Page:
Halloween is known as a kid-favorite holiday, full of spooky fun and lots of candy. However, it can also present many opportunities for injury, as children take to the streets in pursuit of trick-or-treat goodies. The Trauma Department at Jamaica Hospital Medical Center urges families to stay safe this holiday.
Statistics show that roughly four times as many children aged 5-14 are killed while walking on Halloween evening compared with other evenings of the year. Also, falls are a leading cause of injuries among children on Halloween.
According to Dr. Sebastian Schubl, Medical Director of Trauma at Jamaica Hospital, parents can help minimize the risk of children getting injured at Halloween by following these safety tips from the American Academy of Pediatrics, the Centers for Disease Control and Prevention, and the National Safety Council.
• Go only to well-lit houses and remain on porches rather than entering houses.
• Travel in small groups accompanied by an adult.
• Use costume plastic knives and swords that are flexible, not rigid or sharp.
When walking through neighborhoods trick or treating, they should
• Use flashlights, stay on sidewalks, and avoid crossing yards.
• Cross streets at the corner, use crosswalks, and do not cross between parked cars.
• Stop at all corners and stay together in a group before crossing.
• Wear clothing or costumes that are bright, reflective, and flame retardant.
• Consider using face paint instead of masks which can obstruct a child’s vision.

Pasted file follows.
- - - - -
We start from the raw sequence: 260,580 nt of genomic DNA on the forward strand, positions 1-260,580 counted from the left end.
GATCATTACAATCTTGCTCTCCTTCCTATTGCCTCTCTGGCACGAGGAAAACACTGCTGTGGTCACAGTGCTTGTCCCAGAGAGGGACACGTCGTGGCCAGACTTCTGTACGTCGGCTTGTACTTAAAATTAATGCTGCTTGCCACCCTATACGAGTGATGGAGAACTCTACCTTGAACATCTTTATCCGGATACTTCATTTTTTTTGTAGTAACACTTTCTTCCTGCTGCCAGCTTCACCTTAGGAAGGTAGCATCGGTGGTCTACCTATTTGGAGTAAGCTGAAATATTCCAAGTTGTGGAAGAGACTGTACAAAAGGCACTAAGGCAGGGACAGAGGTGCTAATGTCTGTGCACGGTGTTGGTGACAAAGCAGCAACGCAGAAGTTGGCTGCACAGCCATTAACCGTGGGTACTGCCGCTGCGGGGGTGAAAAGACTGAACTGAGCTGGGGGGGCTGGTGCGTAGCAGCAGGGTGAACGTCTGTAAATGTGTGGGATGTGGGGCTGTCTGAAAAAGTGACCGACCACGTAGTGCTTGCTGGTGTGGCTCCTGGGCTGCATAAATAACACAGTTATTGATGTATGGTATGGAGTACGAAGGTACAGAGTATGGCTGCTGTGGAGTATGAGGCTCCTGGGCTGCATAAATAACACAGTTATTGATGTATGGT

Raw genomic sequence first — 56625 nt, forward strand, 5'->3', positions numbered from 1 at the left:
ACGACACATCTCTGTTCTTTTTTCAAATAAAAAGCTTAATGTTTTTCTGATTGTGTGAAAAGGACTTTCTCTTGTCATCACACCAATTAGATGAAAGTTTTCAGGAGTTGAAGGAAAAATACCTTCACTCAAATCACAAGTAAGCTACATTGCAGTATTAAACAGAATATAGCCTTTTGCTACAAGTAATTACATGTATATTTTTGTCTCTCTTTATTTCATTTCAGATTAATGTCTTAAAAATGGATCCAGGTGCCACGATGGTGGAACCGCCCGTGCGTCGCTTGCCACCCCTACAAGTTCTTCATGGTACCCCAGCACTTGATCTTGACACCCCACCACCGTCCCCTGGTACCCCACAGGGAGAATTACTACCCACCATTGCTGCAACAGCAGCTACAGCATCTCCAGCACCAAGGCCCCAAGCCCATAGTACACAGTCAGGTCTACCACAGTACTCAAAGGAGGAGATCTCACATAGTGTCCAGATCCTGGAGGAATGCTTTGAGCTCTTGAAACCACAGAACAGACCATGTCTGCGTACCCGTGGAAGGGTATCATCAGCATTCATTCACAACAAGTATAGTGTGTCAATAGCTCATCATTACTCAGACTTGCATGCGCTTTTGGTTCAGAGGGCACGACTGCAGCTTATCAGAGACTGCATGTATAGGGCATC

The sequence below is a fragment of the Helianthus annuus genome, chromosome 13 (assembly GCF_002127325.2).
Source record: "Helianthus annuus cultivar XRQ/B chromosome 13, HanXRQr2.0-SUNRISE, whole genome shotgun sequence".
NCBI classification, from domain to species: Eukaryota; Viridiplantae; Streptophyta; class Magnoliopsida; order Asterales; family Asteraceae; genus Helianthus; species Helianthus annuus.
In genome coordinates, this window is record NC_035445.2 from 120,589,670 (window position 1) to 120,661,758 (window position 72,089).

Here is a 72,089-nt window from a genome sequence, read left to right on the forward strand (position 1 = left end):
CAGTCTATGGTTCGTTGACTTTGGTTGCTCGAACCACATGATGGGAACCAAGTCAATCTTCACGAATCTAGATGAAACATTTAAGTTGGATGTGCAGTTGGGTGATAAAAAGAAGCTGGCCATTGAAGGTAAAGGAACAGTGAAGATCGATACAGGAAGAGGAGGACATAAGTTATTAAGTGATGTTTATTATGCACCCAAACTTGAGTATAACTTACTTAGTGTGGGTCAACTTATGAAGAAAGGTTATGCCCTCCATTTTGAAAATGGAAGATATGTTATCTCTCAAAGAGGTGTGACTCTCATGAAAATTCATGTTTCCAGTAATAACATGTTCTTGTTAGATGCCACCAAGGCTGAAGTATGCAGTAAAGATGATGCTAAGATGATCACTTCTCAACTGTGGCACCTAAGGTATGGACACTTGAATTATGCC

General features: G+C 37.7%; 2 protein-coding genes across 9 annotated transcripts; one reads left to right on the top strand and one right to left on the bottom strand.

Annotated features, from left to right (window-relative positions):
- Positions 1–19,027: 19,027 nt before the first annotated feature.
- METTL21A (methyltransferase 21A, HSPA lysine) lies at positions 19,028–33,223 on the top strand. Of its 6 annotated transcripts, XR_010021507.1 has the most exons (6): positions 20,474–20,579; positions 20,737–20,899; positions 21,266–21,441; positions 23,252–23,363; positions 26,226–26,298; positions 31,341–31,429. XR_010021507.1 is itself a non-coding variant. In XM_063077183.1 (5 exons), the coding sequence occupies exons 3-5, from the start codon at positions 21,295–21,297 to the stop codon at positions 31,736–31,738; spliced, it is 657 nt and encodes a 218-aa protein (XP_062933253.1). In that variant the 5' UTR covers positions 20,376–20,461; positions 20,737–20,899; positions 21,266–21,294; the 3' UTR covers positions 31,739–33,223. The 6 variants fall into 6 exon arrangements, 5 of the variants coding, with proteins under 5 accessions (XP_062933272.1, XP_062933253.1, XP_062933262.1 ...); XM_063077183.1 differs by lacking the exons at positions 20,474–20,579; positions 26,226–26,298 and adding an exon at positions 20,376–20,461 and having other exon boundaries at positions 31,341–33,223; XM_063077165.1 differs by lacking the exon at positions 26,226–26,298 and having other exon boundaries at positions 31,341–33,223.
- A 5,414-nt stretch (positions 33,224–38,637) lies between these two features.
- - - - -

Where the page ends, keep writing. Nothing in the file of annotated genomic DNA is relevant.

• Avoid wearing hats that will slide over their eyes.
• Avoid wearing long, baggy, or loose costumes or oversized shoes to prevent tripping.
• Be reminded to look left, right, and left again before crossing the street.
On Halloween parents and adults should:
• Supervise the trick or treat outing for children under age 12.
• Avoid giving choking hazards such as gum, peanuts, hard candies, or small toys as treats to young children.
• Parents and adults should ensure the safety of pedestrian trick-or-treaters.
• Make sure children under age 10 are supervised as they cross the street.
• Drive slowly.
• Watch for children in the street and on medians.
• Exit driveways and alleyways slowly and carefully.
• Have children get out of cars on the curb side, not on the traffic side.
All content of this newsletter is intended for general information purposes only and is not intended or implied to be a substitute for professional medical advice, diagnosis or treatment. Please consult a medical professional before adopting any of the suggestions on this page. You must never disregard professional medical advice or delay seeking medical treatment based upon any content of this newsletter. PROMPTLY CONSULT YOUR PHYSICIAN OR CALL 911 IF YOU BELIEVE YOU HAVE A MEDICAL EMERGENCY.